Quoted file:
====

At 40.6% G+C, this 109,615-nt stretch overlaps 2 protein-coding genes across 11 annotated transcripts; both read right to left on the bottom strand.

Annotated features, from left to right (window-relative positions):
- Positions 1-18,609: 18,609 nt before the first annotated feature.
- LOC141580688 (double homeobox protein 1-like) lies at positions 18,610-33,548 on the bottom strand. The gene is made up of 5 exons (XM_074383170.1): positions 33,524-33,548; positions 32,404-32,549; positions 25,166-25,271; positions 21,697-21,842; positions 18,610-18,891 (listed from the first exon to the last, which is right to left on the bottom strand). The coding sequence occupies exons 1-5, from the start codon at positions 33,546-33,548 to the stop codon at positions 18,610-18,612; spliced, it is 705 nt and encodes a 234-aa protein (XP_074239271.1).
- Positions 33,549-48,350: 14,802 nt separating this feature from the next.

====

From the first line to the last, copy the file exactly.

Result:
At 40.6% G+C, this 109,615-nt stretch overlaps 2 protein-coding genes across 11 annotated transcripts; both read right to left on the bottom strand.

Annotated features, from left to right (window-relative positions):
- Positions 1-18,609: 18,609 nt before the first annotated feature.
- LOC141580688 (double homeobox protein 1-like) lies at positions 18,610-33,548 on the bottom strand. The gene is made up of 5 exons (XM_074383170.1): positions 33,524-33,548; positions 32,404-32,549; positions 25,166-25,271; positions 21,697-21,842; positions 18,610-18,891 (listed from the first exon to the last, which is right to left on the bottom strand). The coding sequence occupies exons 1-5, from the start codon at positions 33,546-33,548 to the stop codon at positions 18,610-18,612; spliced, it is 705 nt and encodes a 234-aa protein (XP_074239271.1).
- Positions 33,549-48,350: 14,802 nt separating this feature from the next.